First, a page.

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The US jobs recovery: a longer term view
[NEW YORK] Friday's jobs report was a blockbuster: Job growth regained momentum after a recent slow patch, and the unemployment rate fell to a nearly two-decade low.
The Labor Department reported an increase of 223,000 jobs in May, reflecting healthy gains in a broad range of industries. And with unemployment at 3.8 per cent, a level not seen since the heady days of the dot-com boom, the progress is increasingly reaching groups that often face discrimination or other disadvantages in the job market.
Unemployment among African-Americans hit its lowest level on record in May. The jobless rates for Hispanics, teenagers and those with less than a high school education are likewise at or near multidecade lows.
Among women in the labor force, unemployment was at its lowest in more than 60 years.
Larry Kudlow, one of President Donald Trump's top economic advisers, said solid job growth and rising wages pointed to a strong economy.
"This is a prosperity era," Mr Kudlow told CNBC. "I believe we've entered into the largest, longest prosperity in a couple of decades."
Most economists expect the momentum to continue. But it is worth taking a step back and putting the latest numbers in some longer-run context.
The true story of the recovery is one of remarkable consistency. American employers have added jobs for 92 straight months — far and away the longest streak on record — and apart from a few brief slowdowns, the gains have been steady.
Since the recession and its aftermath, which reduced the nation's payrolls by nearly 8.7 million, the economy has gained 18.9 million jobs — a powerful rebound that belied fears of a "jobless recovery". (Overall growth was needed just to keep pace with the working-age population, which has increased by about 10 million during the same period.)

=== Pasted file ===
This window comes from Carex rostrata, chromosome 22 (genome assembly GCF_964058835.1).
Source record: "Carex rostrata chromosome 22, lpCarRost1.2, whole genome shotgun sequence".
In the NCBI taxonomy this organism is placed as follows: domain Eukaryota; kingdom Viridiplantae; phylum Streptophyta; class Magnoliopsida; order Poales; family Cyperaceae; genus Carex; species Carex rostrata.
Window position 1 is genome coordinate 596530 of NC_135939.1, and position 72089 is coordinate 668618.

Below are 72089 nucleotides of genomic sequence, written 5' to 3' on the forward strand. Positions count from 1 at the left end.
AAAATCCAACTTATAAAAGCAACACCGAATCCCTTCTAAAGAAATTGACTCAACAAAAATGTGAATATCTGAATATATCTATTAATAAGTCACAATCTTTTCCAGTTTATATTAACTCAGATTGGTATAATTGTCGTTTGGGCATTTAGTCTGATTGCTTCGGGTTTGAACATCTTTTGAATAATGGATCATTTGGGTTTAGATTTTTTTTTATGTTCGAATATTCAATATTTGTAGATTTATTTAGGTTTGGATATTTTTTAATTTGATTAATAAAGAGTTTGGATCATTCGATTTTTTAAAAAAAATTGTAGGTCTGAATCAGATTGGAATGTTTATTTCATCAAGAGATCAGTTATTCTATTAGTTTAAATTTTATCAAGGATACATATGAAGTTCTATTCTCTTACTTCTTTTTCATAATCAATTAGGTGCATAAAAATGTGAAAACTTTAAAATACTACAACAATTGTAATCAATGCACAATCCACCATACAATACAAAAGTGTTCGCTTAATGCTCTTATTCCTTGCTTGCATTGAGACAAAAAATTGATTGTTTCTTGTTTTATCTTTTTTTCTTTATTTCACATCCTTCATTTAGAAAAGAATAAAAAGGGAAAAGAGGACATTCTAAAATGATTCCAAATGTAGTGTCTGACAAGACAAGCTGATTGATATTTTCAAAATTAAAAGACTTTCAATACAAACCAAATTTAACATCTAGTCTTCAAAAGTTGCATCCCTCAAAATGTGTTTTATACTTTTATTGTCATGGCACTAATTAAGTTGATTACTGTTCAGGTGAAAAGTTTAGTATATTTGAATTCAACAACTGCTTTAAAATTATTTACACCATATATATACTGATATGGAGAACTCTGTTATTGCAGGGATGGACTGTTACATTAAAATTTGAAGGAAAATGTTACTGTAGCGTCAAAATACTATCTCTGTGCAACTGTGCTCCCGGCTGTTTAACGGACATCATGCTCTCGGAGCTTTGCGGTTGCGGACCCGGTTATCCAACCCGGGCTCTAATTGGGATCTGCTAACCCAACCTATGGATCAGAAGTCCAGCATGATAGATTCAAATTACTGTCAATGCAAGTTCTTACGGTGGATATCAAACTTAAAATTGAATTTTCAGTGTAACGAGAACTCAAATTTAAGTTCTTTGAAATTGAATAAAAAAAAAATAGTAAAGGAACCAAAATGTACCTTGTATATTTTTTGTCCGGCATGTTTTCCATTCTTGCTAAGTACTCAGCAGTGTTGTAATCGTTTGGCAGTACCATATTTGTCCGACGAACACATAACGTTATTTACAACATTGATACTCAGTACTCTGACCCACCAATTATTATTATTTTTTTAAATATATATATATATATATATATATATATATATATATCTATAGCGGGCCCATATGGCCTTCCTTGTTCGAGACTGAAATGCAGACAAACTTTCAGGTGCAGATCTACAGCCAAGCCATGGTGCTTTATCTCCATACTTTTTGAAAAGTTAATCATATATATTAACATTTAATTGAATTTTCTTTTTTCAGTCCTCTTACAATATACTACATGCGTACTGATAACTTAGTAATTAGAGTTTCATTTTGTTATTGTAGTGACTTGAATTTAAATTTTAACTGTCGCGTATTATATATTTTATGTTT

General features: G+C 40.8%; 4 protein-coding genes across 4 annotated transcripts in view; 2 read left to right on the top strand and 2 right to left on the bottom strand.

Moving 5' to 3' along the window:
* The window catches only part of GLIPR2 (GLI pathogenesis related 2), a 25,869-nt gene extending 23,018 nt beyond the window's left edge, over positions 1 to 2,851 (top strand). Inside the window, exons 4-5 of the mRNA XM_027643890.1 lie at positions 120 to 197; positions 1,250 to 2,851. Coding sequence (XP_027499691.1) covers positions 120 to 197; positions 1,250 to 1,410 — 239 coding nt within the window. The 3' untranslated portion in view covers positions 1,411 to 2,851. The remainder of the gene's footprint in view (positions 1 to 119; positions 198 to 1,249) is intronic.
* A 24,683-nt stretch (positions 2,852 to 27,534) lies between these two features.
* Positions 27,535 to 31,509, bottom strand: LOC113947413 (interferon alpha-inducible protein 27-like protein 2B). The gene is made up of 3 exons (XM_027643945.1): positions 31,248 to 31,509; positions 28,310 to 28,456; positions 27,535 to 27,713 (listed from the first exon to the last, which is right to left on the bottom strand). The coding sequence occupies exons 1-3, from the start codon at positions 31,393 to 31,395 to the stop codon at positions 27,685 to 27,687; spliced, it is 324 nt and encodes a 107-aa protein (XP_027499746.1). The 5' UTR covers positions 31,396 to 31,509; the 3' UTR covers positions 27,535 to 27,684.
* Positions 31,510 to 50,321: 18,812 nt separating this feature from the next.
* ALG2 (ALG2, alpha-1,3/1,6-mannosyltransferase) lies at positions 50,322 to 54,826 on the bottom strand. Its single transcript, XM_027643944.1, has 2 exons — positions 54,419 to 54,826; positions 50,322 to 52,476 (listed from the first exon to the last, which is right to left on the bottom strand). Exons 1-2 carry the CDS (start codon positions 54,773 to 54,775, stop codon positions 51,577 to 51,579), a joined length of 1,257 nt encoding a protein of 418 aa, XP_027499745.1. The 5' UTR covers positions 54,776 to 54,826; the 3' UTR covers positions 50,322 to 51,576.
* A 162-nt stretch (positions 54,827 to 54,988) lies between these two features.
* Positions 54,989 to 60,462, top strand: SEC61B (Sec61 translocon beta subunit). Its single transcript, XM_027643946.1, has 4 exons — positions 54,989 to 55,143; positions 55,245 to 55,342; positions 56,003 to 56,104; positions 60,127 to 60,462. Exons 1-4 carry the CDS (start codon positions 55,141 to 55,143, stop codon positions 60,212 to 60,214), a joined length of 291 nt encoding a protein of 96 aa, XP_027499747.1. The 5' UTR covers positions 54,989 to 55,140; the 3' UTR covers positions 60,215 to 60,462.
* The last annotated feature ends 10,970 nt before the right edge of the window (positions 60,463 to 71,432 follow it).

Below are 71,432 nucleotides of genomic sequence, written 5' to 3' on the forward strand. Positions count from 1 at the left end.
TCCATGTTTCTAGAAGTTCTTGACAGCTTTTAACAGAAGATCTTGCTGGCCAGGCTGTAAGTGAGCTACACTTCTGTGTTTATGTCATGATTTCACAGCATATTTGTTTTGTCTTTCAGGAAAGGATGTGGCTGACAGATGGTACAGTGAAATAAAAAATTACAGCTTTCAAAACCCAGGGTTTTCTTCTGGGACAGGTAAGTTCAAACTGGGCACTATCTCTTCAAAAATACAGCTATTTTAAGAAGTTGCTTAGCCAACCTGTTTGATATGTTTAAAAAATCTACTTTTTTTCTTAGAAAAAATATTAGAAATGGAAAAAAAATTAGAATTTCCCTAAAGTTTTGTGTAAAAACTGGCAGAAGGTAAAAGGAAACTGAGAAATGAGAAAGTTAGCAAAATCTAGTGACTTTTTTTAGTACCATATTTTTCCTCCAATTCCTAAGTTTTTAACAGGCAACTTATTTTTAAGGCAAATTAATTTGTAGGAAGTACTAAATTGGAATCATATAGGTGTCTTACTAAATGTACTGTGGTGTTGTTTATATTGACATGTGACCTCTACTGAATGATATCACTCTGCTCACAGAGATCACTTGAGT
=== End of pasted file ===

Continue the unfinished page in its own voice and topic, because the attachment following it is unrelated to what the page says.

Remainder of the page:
Hiring accelerated early in the recovery, peaking in early 2015 at a pace of more than 3 million jobs per year. Growth gradually tapered after that, which is not surprising — most economists expected the rate of job creation to keep falling as companies recovered from the downturn and the pool of available workers dried up.
More recently, though, job growth has experienced an unexpected uptick. Employers have added an average of 207,000 jobs per month so far in 2018, up from 172,000 in the same five months a year ago.
It's too soon to say whether that acceleration is the start of a new trend or just a blip. But many economists expect the faster pace of growth to continue because of the tax cuts passed in December and the extra government spending approved by Congress in January. A string of other data points, like personal income and spending, have also shown signs of renewed strength. How that plays out in the longer term could help Mr Trump and Republicans with midterm elections ahead.
Federal Reserve policymakers are watching the indicators closely as they continue to shift from fostering a recovery to guarding against an overheated economy. They seem almost certain to raise interest rates when they meet this month, with at least one additional increase likely in the second half of the year.